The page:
Could easily have stayed a week or more in Kingston SE but we moved on to do further exploring of the coast. We went out to the settlement of Cape Jaffa and the new marina that has been built there. It cost $millions to build and locals told me it is a bit of a white elephant. The council is being handed control over the infrastructure this year from the developers and a local told me it is going to be a drain on council funds for a long time to come. Further south at the southern end of Guichen Bay is the holiday town of Robe. We spent a couple of hours here. They had had a large recent covid outbreak here so I was keen to keep moving but the town was very “touristy” but a pretty area.

South of Robe I took a back road thinking I could get through the Little Dip Conservation Park and to the west of Lake Eliza and Lake St Clair. The road got pretty rough so I ended up back on the Southern Ports Highway and then into Beachport. Beachport had an extremely long jetty which we walked out on despite the gale force winds. Beachport is on the northern end of Rivoli Bay. We followed the road around to the southern end and stopped at the caravan park at Southend.

After a couple of nights at Southend we headed to Millicent, Tantanoola, German Creek before arriving in Carpenter Rocks where we stayed at the RV Campground for 4 nights. This was a great little place right opposite a nice beach. To the north side of Carpenter Rocks was a long beach walk that lead to Cape Banks Lighthouse in the Canunda National Park. Carpenter Rocks itself is situated in Bucks Bay. On the south side we walked to Pelican Point.

Blackfellows Caves was an interesting little hamlet built around the caves which undermine the land overlooking the ocean. Eventually we made our way to Port MacDonnell which had a nice foreshore and shopping precinct. We stopped a couple of nights beside the ocean at Brown Bay. A fellow traveller had told us we should stop at Piccaninnie Ponds Conservation Reserve. We pulled in there only to be a little disappointed at the smelly ponds (ie swamp). The area is highly regarded as a divers paradise with its multitude of underwater caves to be explored. From the surface it is not quite as appealing. I spoke to a ranger who pulled up to enquire how close we were to the actual Victorian Border. He said if we headed back to the main road and turned right the border was less than 3km away. So of course we “went into Victoria” if only to take the obligatory photos. We then headed back to Brown Bay before travelling half an hour north to Mount Gambier.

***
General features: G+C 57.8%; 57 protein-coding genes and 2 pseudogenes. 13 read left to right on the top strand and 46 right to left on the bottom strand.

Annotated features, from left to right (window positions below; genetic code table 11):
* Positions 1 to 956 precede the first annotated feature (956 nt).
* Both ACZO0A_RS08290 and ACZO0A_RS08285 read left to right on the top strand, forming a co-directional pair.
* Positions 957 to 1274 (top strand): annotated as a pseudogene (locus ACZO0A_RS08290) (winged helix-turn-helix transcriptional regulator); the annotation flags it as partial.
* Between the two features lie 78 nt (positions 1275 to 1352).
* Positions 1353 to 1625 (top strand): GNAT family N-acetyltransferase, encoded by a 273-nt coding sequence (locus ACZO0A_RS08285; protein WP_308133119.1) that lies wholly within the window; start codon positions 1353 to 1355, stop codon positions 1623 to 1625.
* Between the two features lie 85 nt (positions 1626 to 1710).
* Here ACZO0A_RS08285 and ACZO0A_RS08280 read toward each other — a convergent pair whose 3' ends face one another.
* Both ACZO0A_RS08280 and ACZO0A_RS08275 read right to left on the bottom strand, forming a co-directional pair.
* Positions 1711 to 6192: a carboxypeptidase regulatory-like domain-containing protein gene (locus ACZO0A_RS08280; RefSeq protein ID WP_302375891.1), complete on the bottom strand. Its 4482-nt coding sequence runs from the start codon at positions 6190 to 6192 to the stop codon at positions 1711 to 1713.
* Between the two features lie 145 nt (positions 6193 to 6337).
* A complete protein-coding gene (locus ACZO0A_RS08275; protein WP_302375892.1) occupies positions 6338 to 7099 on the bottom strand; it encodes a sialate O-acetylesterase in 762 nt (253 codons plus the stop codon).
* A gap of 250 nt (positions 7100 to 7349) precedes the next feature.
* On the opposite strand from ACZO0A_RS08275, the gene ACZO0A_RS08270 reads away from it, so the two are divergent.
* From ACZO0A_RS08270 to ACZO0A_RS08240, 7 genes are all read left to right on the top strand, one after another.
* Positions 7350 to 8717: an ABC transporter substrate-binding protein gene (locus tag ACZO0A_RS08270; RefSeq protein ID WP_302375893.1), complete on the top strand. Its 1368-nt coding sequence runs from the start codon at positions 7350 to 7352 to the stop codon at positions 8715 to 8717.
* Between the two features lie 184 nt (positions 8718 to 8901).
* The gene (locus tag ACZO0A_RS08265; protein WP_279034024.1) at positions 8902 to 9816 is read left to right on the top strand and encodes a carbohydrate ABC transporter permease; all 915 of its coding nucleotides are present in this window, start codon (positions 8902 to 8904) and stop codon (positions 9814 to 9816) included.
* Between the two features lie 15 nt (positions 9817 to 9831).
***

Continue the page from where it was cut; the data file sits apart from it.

On one of the Granite Rocks on beach north of Kingston SE
Larry The Lobster at Kingston SE
Kingston SE sunset
View from Cape Jaffa Lighthouse looking north
Sunset from Kingston Campground
Jetty at Cape Jaffa
Beachport view from end of jetty
Southend
Sunset Southend
Sunset Carpenter Rocks
Cape Banks Lighthouse
Carpenter Rocks
Camel Rock
Port MacDonnell

2 thoughts on “South Coast of South Australia (Cape Jervis to Vic Border)

  1. Very interesting to n know how others travel as l pick my RV in April.

    Like

    1. It’s an exciting time for you Ray. Enjoy your travels.

      Like

Leave a Reply

Fill in your details below or click an icon to log in:

WordPress.com Logo

You are commenting using your WordPress.com account. Log Out /  Change )

Twitter picture

You are commenting using your Twitter account. Log Out /  Change )

Facebook photo

You are commenting using your Facebook account. Log Out /  Change )

Connecting to %s

%d bloggers like this:
search previous next tag category expand menu location phone mail time cart zoom edit close